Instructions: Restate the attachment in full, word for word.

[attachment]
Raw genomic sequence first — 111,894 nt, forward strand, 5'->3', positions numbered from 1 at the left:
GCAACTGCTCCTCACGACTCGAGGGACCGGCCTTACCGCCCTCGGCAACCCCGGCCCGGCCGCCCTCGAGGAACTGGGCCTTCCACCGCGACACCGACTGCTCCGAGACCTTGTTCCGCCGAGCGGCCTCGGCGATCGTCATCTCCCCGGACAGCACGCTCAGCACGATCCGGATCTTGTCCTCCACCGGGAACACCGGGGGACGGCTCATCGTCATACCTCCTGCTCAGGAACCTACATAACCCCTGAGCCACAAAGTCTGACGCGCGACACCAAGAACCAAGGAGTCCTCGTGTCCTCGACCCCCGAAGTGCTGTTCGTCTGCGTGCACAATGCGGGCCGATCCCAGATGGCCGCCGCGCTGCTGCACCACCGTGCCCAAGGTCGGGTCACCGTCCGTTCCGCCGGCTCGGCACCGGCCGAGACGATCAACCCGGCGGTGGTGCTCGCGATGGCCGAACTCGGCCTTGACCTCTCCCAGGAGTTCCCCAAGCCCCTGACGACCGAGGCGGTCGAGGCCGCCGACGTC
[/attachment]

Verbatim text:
Raw genomic sequence first — 111,894 nt, forward strand, 5'->3', positions numbered from 1 at the left:
GCAACTGCTCCTCACGACTCGAGGGACCGGCCTTACCGCCCTCGGCAACCCCGGCCCGGCCGCCCTCGAGGAACTGGGCCTTCCACCGCGACACCGACTGCTCCGAGACCTTGTTCCGCCGAGCGGCCTCGGCGATCGTCATCTCCCCGGACAGCACGCTCAGCACGATCCGGATCTTGTCCTCCACCGGGAACACCGGGGGACGGCTCATCGTCATACCTCCTGCTCAGGAACCTACATAACCCCTGAGCCACAAAGTCTGACGCGCGACACCAAGAACCAAGGAGTCCTCGTGTCCTCGACCCCCGAAGTGCTGTTCGTCTGCGTGCACAATGCGGGCCGATCCCAGATGGCCGCCGCGCTGCTGCACCACCGTGCCCAAGGTCGGGTCACCGTCCGTTCCGCCGGCTCGGCACCGGCCGAGACGATCAACCCGGCGGTGGTGCTCGCGATGGCCGAACTCGGCCTTGACCTCTCCCAGGAGTTCCCCAAGCCCCTGACGACCGAGGCGGTCGAGGCCGCCGACGTC